Ever had one of those moments where you’re half way through a project and wondering why on earth you started at the scale/level of detail/size of page that you did? This one is a case in point. I have wanted to have a personalised pattern on the background of my blog page for some time now, and decided to draw one in pen and ink. I wanted it to tile perfectly so that it would scroll with the page, and I did it the old fashioned way
Take a sheet of paper, and start your pattern, drawing to the edge of the sheet, but not over it. Then slice it into quarters. Eeek.
Rotate each quarter so that the inside corner now points to the outside, and stick back together on the underside. I used 160gsm card to help with the lining up, but as you can see, my cutting wasn’t all that accurate… it still worked out though.
Fill in the rest of the page, again not allowing any new drawing to go over the edges. This piece is 21cm square in real life, and drawn with a Lamy Safari fountain pen with extra fine nib using Noodler’s Bulletproof Black Ink. It took around 6 hours to do.
I then scanned in the image at high resolution, tidied up the image in Photoshop a little (mainly removing evidence of the cut edges) and it was all done. The final ’tile’ looks like this:
And just to prove it tiles nicely, here’s a sample roughly 5 wide and 2 tall…
I finished a mammoth quilt last week, the first I have designed using a Layer Cake – Blackbird Designs ‘Autumn Lily’ by Moda. For the uninitiated, layer cakes are usually forty two 10×10″ pre-cut squares of fabric from a coordinating collection. I augmented this with a lot of calico to make a relatively inexpensive throw for the bed – it reaches over the sides, but only goes 2/3rds of the way up the bed by design (and by the fact that I would have needed more patterned fabric!). Each block in the above photo is just under 10″ square for a sense of scale, and the finished quilt size is 110″x67″ (roughly 3m by 1.5m). Each square has been quilted, and the repeating motif is my own continuous line quilting design.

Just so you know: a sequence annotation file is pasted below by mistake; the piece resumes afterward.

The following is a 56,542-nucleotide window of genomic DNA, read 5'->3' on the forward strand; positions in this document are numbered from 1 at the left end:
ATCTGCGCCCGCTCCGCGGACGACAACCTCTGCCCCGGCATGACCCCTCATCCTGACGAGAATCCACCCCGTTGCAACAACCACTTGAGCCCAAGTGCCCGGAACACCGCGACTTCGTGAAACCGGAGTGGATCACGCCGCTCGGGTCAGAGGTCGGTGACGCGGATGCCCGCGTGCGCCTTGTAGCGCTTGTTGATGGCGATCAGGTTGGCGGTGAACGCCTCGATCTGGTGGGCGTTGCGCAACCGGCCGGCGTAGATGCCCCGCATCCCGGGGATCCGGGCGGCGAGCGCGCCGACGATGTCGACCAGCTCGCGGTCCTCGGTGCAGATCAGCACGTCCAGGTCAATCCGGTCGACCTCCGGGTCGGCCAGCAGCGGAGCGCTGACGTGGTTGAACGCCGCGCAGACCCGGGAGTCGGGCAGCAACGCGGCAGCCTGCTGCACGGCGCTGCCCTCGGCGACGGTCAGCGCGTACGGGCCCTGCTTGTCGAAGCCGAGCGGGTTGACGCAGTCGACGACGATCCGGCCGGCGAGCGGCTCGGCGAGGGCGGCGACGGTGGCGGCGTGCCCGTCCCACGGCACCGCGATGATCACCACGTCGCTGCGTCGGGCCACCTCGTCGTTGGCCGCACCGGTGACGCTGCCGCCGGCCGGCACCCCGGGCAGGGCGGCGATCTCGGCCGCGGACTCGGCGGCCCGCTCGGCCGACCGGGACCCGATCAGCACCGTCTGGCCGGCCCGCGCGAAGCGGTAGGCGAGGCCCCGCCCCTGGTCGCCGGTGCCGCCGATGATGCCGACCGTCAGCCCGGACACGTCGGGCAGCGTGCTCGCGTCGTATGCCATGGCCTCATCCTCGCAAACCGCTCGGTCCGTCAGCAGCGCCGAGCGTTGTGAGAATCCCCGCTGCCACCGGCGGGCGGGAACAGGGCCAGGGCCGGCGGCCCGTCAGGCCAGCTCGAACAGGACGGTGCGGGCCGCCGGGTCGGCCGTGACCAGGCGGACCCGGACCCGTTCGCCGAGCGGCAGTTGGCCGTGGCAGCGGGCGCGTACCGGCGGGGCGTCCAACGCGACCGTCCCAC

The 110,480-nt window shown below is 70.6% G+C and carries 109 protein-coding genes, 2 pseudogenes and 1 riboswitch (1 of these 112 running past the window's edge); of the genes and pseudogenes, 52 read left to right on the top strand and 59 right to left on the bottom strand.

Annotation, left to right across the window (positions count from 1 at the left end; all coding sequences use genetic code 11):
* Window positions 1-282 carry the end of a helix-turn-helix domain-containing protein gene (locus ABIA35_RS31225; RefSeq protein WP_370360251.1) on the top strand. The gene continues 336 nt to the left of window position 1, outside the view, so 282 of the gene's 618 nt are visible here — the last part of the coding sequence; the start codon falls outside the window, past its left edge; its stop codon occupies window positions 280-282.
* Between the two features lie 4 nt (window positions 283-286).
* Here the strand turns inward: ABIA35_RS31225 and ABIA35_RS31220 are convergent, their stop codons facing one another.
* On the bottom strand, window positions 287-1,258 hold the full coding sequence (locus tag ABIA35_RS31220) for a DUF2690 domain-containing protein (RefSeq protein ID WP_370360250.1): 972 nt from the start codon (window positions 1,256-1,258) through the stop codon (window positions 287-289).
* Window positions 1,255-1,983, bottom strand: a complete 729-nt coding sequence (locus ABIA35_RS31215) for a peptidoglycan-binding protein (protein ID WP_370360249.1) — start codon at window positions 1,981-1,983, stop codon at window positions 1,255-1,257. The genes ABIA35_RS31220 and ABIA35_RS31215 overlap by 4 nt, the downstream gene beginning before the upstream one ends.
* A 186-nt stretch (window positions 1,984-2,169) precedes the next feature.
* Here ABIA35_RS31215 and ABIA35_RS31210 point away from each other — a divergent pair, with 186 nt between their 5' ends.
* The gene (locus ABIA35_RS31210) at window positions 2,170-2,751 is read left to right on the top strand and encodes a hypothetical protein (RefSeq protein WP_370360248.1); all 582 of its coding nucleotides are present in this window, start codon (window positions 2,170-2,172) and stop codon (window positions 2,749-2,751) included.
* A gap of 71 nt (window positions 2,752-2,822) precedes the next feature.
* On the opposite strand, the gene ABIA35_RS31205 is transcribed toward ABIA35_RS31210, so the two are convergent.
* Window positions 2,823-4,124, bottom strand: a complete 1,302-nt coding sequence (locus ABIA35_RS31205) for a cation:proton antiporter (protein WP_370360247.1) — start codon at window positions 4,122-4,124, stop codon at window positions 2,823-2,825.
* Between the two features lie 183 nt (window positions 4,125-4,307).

I spent yesterday afternoon having my first play with Electric Quilt 7 – a quilting software package that I purchased last week to aid in production of quilt patterns, as well as designing my own quilts. As all the reviews I looked at have said, there’s a steep learning curve, but the help screens and tutorial videos do help you get to grips with what is actually an unintuitive interface (at least at first). It does have the benefit of being able to import photos of the fabric swatches, and Moda are kind enough to provide these as a download via their website.
All of which leads me to mention I spent this morning writing a pattern for the quilt, for those that are interested in downloading it!
[Please note: for those resident in EU countries other than UK, please request the pattern by email so I can manually forward you a copy as an attachment. This is to comply with the recent changes regarding VAT.]
It’s been a long while since I’ve found inspiration for some more tangle patterns… but this week, while doing a house clearance, I came across a small earthenware cup with geometric patterns reminiscent of those from the 1970’s. This is the first of two tangle patterns based on the cup.